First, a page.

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First Day of School: A Checklist for Teachers

First Day of School A Checklist

Are you ready for the first day of school? You may be excited and nervous as the day approaches, and it’s easy to lose track of all that you need to do, to bring, and to know in order to start off the school year the right way.

Take a look at the following sections to identify what you still need for the first day. Use it as a starting point for a checklist.

Set Academic and Personal Goals

What do you want to accomplish this year? Maybe you’d like to develop your skills in a certain capacity, such as by becoming a mentor for new teachers or starting a new after-school program. Or you might want to learn a new technology that you can introduce to your students to deliver higher-quality instruction.

Make an effort to identify some goals and then map out how you’ll follow through. For instance, if you’d like to better tailor your class to individual students, you can take some steps to learn as much as you can about your students’ strengths and weaknesses. Part of that involves building parent engagement, which is easy to overlook.

Note that there’s a difference between personal and required goals. Make sure you’re doing everything you can to meet the requirements of your district, such as by completing needed professional development courses. That’s also a powerful way to meet your personal goals, such as if you’d like to advance your salary. Learn more by looking up certification requirements for your state.

Document and Rehearse Behavioral Expectations

Maybe you’ve been there, struggling with that one student who always tended to disrupt your class.

That can ruin a lesson. If the behavior continues without the proper classroom management plan, it can lead to problems throughout the school year. Curbing disruptive behavior involves preventing issues before they start, and it’s possible through methods like positive communication with students’ families and appropriate intervention strategies.

Make sure you set the tone for the school year. By setting expectations with students and their families, you can take a proactive approach by helping everyone work toward the same goal. Take some time to practice what you’ll say, how you’ll say it, and what you’ll do if things don’t go as expected. Write your plan so you’ll have it as the school year progresses.

Determine Seating Arrangements

How you set up your classroom can actually determine how effective learning can be.

Should you go with traditional rows and columns? What about horseshoes and group setups? There are a lot of options, and you can match specific desk setups to your goals. Learn how you can maximize learning through effective classroom seating arrangements for more on this important — and at times confusing — topic.

Prepare to Meet Children and Parents

It’s tough to overstate the importance of meeting children and parents. This is the time when you’ll cement expectations, provide a welcoming atmosphere, and discuss goals.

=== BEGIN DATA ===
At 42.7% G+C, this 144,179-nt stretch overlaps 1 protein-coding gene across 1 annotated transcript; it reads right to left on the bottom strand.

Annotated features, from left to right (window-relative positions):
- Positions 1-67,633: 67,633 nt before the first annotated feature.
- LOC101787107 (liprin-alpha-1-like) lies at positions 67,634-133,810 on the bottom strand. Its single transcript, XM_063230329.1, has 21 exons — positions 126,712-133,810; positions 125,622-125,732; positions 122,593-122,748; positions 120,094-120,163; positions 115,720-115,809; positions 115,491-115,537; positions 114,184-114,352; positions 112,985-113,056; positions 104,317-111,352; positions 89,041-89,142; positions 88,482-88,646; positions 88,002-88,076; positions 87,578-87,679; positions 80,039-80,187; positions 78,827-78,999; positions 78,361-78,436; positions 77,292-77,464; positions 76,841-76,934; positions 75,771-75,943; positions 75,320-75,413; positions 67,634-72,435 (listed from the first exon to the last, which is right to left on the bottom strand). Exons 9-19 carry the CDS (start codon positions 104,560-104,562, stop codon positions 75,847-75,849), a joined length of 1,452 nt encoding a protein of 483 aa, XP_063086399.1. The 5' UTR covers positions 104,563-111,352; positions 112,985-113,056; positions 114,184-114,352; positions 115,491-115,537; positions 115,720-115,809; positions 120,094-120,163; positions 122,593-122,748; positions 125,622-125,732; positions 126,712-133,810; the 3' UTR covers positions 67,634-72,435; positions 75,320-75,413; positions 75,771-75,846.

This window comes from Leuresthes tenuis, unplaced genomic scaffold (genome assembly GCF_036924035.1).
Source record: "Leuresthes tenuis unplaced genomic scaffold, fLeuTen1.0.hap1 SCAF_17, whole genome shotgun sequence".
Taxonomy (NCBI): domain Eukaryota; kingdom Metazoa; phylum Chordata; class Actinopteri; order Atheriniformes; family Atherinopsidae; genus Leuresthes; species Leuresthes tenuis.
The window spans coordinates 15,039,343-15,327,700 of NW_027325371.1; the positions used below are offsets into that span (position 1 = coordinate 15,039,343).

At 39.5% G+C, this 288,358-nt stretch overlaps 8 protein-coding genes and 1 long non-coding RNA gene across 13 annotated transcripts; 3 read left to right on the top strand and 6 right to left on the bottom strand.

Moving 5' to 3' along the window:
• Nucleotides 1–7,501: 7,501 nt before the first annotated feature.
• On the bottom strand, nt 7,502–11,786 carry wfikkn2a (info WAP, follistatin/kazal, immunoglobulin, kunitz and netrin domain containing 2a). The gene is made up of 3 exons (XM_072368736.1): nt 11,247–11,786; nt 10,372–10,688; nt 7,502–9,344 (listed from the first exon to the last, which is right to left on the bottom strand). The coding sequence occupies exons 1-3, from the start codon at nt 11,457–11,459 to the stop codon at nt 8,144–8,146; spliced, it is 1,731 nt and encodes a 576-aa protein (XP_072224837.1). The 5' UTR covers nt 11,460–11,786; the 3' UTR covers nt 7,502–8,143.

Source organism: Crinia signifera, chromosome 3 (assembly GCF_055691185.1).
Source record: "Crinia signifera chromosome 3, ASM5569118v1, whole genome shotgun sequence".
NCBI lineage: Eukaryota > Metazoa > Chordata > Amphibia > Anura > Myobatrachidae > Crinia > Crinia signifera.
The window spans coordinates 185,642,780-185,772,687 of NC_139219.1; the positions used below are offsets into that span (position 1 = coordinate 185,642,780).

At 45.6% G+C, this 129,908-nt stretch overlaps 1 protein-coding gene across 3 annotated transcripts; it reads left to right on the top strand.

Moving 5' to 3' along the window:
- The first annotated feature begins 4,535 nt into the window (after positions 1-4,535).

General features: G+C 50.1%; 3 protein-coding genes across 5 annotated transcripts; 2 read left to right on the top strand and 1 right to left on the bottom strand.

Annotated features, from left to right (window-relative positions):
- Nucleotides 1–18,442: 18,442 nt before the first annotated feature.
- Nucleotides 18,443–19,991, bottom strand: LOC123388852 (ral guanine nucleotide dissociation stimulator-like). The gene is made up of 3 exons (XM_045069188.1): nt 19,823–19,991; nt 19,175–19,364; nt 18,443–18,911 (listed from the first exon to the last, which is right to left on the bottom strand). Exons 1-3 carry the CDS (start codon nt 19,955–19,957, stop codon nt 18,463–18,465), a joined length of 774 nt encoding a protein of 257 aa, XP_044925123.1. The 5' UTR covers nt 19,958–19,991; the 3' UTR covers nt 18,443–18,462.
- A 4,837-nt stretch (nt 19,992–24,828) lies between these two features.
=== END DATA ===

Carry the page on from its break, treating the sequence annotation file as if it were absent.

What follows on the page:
Highlight what you want to accomplish during this time. Note items like questions you have for the parents, goals you’d like to go over, and specifics about communication. Spend some time planning out the specifics so everyone is on the same page.

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Flexible Seating

Flexible Seating

Physical space in your classroom can support student-centered learning. Examine the research behind related theories and learn how to plan seating arrangements to ensure they run smoothly and successfully.

Ensure You Have Supplies Ready

Of course, you’ll also need to take stock of classroom supplies. Here are a few links to supply lists for each major school level.

As you get ready for the first day of school, take a moment to reflect more broadly on how you’ll meet your students’ educationally.

Did you know that, in 2018, Advancement Courses, a Wiley Brand donated $47,565 worth of school supplies to 206 classrooms? We plan to do even more for educators and their students in 2019.

When you fulfill your PD requirements with Advancement Courses, 10% of sales go toward purchasing school supplies, technology, and other equipment, so fewer teachers have to reach into their own pockets to give their students a quality education.

You can explore ways to optimize your classroom and learning at Advancement Courses. Advancement Courses offers K-12 educators more than 200 online, self-paced professional development courses covering both foundational topics and emerging trends.

Here are some courses you can look at to enhance your effectiveness as a teacher:

  • Creating Meaningful Relationships and Setting Boundaries with your Students: There’s a verified link between positive teacher-student relationship and increased student achievement. Learn strategies for building good relationships, establish rapport, and maintain healthy boundaries with students. You’ll also learn other proactive approaches that will help set your students up for success.
  • Positive Behavior Interventions and Supports for Successful Classrooms: Learn preventive and responsive strategies for addressing off-task behaviors. You’ll develop the tools needed to help decrease disruptions, increase instructional time, and improve academic and social outcomes.
  • Teachers as Leaders: Teachers are already leaders in the classroom, but teachers have other opportunities to make an impact. Explore the different types of leadership roles and how to make the most of those opportunities.